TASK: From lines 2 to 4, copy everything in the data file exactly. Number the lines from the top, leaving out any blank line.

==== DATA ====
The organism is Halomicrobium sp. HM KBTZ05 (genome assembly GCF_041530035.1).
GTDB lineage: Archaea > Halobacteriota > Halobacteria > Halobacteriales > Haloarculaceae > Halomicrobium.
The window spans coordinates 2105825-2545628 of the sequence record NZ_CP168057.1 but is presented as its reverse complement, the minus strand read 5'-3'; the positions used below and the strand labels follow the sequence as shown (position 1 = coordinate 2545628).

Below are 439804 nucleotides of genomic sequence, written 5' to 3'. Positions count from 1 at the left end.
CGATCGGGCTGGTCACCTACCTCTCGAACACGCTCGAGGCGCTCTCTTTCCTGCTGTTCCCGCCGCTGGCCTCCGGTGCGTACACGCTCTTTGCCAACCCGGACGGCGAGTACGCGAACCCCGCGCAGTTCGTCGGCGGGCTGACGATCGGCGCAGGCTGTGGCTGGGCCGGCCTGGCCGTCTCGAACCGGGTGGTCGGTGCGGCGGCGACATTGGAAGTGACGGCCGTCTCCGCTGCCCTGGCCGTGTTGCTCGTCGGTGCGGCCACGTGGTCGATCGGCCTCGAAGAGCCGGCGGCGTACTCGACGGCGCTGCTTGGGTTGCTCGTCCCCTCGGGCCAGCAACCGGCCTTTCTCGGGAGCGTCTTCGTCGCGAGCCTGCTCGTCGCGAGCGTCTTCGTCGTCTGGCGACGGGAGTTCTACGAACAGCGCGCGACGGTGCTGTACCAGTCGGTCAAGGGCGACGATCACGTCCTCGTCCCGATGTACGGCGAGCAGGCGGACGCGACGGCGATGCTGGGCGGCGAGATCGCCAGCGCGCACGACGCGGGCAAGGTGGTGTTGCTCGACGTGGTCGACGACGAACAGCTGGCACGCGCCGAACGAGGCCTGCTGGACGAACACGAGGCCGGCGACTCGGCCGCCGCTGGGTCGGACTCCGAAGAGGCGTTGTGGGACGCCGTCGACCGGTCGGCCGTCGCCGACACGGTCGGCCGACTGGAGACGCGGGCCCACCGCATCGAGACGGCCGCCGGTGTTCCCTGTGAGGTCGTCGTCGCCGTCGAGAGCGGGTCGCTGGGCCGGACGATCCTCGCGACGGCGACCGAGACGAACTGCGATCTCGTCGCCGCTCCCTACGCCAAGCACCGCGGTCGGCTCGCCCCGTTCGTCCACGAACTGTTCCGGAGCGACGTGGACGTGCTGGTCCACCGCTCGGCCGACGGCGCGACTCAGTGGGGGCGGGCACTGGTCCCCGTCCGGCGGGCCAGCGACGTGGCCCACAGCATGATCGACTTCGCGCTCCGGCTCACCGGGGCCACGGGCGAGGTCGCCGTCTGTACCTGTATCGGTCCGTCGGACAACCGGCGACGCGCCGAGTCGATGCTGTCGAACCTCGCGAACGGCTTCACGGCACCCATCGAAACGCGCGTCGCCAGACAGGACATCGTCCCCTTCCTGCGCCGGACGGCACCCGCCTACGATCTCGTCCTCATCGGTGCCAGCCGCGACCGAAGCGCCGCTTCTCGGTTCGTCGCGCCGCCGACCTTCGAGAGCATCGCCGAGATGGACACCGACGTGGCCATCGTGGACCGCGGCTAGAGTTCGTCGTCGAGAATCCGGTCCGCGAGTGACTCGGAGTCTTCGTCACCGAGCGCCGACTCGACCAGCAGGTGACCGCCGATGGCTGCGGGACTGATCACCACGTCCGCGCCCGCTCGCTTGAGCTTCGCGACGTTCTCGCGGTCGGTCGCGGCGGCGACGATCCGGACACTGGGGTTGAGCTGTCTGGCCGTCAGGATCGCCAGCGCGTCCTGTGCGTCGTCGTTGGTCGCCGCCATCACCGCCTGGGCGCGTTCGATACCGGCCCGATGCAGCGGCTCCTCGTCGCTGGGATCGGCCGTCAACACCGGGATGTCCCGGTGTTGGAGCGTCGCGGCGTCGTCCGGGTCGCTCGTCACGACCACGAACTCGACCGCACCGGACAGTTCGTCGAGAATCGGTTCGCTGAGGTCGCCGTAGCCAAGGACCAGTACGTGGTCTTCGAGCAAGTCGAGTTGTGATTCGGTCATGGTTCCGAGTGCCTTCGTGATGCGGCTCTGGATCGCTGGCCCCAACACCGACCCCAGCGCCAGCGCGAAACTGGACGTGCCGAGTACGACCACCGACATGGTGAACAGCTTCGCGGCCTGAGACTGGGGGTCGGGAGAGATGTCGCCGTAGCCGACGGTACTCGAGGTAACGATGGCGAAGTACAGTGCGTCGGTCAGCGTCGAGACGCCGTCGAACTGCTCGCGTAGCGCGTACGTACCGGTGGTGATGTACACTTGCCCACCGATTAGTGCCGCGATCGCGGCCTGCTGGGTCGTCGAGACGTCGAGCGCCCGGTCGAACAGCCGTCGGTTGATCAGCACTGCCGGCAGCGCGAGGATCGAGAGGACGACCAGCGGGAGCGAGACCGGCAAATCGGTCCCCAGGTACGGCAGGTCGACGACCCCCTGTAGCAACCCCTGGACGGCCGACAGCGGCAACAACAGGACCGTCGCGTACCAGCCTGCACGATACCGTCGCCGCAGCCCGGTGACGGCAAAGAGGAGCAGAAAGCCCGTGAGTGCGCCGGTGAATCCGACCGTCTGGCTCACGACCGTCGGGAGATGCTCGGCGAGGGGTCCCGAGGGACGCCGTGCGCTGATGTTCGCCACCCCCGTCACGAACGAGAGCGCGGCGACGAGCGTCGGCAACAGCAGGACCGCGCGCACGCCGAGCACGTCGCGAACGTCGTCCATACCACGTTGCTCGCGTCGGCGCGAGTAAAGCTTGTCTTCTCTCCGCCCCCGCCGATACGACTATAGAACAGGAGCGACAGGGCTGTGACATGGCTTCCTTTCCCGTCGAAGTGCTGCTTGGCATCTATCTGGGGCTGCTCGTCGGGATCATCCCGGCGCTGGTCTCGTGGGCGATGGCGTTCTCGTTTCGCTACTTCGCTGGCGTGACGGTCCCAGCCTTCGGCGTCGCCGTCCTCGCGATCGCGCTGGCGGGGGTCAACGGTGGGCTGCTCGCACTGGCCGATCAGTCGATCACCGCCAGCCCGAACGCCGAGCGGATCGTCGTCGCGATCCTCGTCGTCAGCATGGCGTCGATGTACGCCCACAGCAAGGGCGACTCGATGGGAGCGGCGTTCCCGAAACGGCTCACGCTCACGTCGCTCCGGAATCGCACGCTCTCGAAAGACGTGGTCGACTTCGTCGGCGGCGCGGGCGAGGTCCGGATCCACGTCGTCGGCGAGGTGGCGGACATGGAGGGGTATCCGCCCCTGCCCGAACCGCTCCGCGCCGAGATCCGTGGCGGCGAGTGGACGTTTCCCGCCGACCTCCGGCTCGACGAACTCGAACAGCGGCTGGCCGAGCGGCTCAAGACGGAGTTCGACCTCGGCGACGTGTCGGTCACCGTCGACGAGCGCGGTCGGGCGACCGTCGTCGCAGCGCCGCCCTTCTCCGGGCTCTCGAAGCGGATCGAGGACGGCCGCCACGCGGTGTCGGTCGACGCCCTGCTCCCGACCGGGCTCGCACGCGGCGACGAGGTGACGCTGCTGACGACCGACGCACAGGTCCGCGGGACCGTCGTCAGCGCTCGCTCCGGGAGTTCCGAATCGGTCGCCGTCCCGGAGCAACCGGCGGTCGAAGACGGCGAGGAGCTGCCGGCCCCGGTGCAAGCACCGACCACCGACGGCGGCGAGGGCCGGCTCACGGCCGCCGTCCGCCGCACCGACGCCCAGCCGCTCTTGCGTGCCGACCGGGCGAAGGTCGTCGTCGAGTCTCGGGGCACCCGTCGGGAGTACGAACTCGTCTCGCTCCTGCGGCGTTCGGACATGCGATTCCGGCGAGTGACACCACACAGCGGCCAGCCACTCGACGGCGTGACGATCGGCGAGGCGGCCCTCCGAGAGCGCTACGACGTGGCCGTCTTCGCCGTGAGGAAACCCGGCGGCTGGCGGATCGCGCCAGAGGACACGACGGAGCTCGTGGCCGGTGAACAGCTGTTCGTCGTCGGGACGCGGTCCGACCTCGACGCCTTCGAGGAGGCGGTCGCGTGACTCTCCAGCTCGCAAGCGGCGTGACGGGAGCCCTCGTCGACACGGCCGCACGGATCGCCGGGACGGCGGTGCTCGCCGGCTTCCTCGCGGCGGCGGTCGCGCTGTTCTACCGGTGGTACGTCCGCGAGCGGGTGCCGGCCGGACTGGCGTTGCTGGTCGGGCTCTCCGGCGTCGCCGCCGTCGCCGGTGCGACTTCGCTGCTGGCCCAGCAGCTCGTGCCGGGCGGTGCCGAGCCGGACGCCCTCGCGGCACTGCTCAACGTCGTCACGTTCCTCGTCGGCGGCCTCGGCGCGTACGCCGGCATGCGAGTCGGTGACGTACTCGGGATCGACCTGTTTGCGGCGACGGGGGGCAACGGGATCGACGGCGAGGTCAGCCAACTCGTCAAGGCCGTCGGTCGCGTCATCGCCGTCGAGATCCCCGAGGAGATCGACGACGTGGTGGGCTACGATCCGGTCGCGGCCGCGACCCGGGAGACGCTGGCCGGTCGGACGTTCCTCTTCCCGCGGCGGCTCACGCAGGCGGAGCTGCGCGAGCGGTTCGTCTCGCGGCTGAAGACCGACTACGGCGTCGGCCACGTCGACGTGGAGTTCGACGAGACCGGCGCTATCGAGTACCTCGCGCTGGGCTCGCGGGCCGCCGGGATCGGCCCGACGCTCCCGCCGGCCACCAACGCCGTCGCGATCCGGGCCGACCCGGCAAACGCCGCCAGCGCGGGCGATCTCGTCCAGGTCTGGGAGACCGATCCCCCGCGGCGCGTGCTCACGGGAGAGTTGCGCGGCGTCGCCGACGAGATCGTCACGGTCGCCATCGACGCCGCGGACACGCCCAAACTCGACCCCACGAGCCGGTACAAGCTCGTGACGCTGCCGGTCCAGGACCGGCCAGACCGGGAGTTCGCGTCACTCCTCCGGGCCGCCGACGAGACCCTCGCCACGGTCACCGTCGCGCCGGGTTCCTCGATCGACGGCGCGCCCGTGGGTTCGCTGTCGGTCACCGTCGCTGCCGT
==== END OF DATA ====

GTDB lineage: Archaea > Halobacteriota > Halobacteria > Halobacteriales > Haloarculaceae > Halomicrobium.
The window spans coordinates 2105825-2545628 of the sequence record NZ_CP168057.1 but is presented as its reverse complement, the minus strand read 5'-3'; the positions used below and the strand labels follow the sequence as shown (position 1 = coordinate 2545628).

Below are 439804 nucleotides of genomic sequence, written 5' to 3'. Positions count from 1 at the left end.